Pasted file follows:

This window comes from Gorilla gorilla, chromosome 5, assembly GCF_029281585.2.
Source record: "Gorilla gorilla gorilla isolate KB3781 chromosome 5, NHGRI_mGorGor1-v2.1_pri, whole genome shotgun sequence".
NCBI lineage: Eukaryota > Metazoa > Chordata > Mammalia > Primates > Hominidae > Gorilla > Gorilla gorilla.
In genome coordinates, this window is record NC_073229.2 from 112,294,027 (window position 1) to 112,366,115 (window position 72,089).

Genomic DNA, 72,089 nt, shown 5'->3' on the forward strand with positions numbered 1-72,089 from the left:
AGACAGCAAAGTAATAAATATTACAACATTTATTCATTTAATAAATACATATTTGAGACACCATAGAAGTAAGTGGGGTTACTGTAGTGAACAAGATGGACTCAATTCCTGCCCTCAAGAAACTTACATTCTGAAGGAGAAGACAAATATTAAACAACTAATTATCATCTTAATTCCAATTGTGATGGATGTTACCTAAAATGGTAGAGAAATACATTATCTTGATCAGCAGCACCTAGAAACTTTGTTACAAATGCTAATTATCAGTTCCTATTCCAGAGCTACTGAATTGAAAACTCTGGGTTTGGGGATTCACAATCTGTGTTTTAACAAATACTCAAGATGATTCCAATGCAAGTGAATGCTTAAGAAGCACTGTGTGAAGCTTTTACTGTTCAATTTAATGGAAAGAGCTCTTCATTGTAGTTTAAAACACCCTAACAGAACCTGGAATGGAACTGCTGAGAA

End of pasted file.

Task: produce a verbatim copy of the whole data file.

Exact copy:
This window comes from Gorilla gorilla, chromosome 5, assembly GCF_029281585.2.
Source record: "Gorilla gorilla gorilla isolate KB3781 chromosome 5, NHGRI_mGorGor1-v2.1_pri, whole genome shotgun sequence".
NCBI lineage: Eukaryota > Metazoa > Chordata > Mammalia > Primates > Hominidae > Gorilla > Gorilla gorilla.
In genome coordinates, this window is record NC_073229.2 from 112,294,027 (window position 1) to 112,366,115 (window position 72,089).

Genomic DNA, 72,089 nt, shown 5'->3' on the forward strand with positions numbered 1-72,089 from the left:
AGACAGCAAAGTAATAAATATTACAACATTTATTCATTTAATAAATACATATTTGAGACACCATAGAAGTAAGTGGGGTTACTGTAGTGAACAAGATGGACTCAATTCCTGCCCTCAAGAAACTTACATTCTGAAGGAGAAGACAAATATTAAACAACTAATTATCATCTTAATTCCAATTGTGATGGATGTTACCTAAAATGGTAGAGAAATACATTATCTTGATCAGCAGCACCTAGAAACTTTGTTACAAATGCTAATTATCAGTTCCTATTCCAGAGCTACTGAATTGAAAACTCTGGGTTTGGGGATTCACAATCTGTGTTTTAACAAATACTCAAGATGATTCCAATGCAAGTGAATGCTTAAGAAGCACTGTGTGAAGCTTTTACTGTTCAATTTAATGGAAAGAGCTCTTCATTGTAGTTTAAAACACCCTAACAGAACCTGGAATGGAACTGCTGAGAA